Subsiege by Headup Games and Icebird Studiosis is a “real-time tactic game with focus on massive 12-player battles” that has been in development for a few years, and is now in early access on Steam. It’s clearly inspired by a variety of RTS games such as Starcraft, as well as by MOBA’s such as League of Legends. The setting is one which is relatively uncommon for these genres: underwater, hence the submarine units which the player controls.
The crystals are your friends. Collect as much as you can. But focus on oxygen more.
Let me make something clear – I have never played a MOBA or an RTS game in my life. It’s not that I was never interested in them; I simply just never got around to trying any. But it didn’t take long for me to understand the rules of Subsiege: collect crystals to upgrade your sub fleet, collect oxygen to stay alive, collect gas to upgrade your fleet, and kill your enemies before they kill you. The rules may be simple, but there is more to the game than that. Your greatest enemy is not the other player but rather the oxygen meter at the bottom right corner. If that reaches zero, you lose. At the beginning of each game, you start off with about four minutes’ worth of oxygen. This encourages you to think and play extremely quickly…which was not a good thing for me. My first several matches destroyed me over and over again. And did I mention they weren’t even real games? They were practice against AI opponents. I died more often than the average newcomer to the Dark Souls series. I still am not sure how to play the game well.
Oh great – a giant fish that can one-shot all my units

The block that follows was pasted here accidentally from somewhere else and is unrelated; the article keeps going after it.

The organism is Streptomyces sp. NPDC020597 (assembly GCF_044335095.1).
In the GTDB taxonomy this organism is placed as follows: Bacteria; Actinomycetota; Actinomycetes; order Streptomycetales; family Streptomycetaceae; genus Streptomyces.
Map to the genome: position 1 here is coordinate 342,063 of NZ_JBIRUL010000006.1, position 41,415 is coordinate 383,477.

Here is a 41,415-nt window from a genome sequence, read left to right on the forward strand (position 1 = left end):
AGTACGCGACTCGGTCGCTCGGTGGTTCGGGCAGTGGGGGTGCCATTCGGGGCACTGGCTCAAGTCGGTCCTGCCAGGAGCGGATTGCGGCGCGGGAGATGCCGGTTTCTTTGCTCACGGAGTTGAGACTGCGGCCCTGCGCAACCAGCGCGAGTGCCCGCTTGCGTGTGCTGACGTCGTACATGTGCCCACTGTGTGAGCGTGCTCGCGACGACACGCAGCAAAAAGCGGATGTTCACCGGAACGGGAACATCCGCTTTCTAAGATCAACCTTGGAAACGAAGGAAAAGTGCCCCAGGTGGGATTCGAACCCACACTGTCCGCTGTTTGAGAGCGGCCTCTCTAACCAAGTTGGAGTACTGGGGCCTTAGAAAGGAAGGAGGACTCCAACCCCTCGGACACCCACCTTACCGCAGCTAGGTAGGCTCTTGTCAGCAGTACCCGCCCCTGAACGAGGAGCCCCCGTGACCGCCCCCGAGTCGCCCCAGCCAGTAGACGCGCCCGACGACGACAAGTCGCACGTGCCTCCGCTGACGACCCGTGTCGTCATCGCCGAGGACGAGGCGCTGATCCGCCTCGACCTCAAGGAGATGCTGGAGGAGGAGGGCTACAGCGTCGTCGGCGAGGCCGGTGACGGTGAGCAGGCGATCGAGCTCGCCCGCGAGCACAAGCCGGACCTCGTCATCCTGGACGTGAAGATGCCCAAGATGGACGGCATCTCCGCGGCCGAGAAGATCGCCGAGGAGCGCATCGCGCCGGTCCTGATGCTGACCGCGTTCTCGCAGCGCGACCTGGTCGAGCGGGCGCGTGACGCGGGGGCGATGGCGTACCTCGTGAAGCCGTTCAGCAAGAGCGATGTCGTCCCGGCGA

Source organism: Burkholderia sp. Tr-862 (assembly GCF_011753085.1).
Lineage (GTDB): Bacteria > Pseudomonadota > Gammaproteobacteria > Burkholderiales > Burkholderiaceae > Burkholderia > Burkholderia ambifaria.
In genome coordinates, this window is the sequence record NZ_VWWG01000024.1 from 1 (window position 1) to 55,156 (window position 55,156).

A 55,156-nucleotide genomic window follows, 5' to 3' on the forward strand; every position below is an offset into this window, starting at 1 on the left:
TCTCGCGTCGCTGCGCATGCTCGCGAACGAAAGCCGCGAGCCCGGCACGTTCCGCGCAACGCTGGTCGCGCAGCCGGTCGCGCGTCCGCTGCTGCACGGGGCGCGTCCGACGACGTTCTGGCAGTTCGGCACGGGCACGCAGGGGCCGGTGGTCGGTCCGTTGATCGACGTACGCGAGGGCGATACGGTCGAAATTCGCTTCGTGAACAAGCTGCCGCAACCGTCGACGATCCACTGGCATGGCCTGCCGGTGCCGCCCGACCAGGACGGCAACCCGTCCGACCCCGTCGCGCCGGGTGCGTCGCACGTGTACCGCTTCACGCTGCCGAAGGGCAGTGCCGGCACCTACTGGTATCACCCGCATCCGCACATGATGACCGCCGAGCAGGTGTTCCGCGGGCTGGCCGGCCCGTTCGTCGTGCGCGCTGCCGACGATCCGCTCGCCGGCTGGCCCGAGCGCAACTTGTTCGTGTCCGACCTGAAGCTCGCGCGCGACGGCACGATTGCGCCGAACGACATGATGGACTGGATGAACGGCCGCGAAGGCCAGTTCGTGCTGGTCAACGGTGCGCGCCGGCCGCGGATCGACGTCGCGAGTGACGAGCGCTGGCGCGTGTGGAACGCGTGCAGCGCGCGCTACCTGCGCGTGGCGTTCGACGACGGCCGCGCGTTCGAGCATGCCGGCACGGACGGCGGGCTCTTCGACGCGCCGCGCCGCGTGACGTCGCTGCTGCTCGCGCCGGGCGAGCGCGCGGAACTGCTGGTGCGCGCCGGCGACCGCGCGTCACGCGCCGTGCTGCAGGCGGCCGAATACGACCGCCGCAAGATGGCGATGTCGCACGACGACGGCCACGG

Of course, I cannot the fault the game for my own lack of skill and experience, but I wish the tutorial was more helpful when it comes to various strategies and explaining the abilities of each submarine unit in the fleet. That’s the biggest obstacle to MOBA newbies here: the daunting descriptions and abilities of each sub unit. Perhaps a more in-depth tutorial could make the game more attractive to outsiders of the genre.
Despite the game’s touting of 12-player multiplayer battles, I was only ever able to experience 1v1 gameplay. And I didn’t even get the chance to play with an actual player. Much like another multiplayer-only, early access Steam game I reviewed back in January (Heavy Gear Assault), no one is playing Subsiege. I did attempt to arrange a game session with at least one other person, but the only players who responded to my forum post lived in faraway time zones that conflict with mine way too much to have worked around. In fact, I’m only now realizing that may be a significant reason why the servers are so vacant for me – a good chunk of the game’s audience may or may not live in Europe. (This is pure conjecture on my part, but this article from a few months ago makes it appear as though the game has not really reached western audiences yet: https://www.rockpapershotgun.com/2016/11/14/subsiege/)
Every early access developer’s biggest fear: no one is playing their game
Unless you have at least one friend whom wants to play this game with you, don’t bother with Subsiege yet. It’s far too empty, in terms of players, to justify the $30 price tag. That’s a bit of a shame, because the game would be a lot more fun if there was a sizeable player base. Otherwise, it’s one of the more promising early access Steam games I’ve played. And that’s coming from someone who has never even touched a MOBA or an RTS until now.
Here is the Subsiege Release Trailer:
Subsiege is now available for PC on Steam Early Access.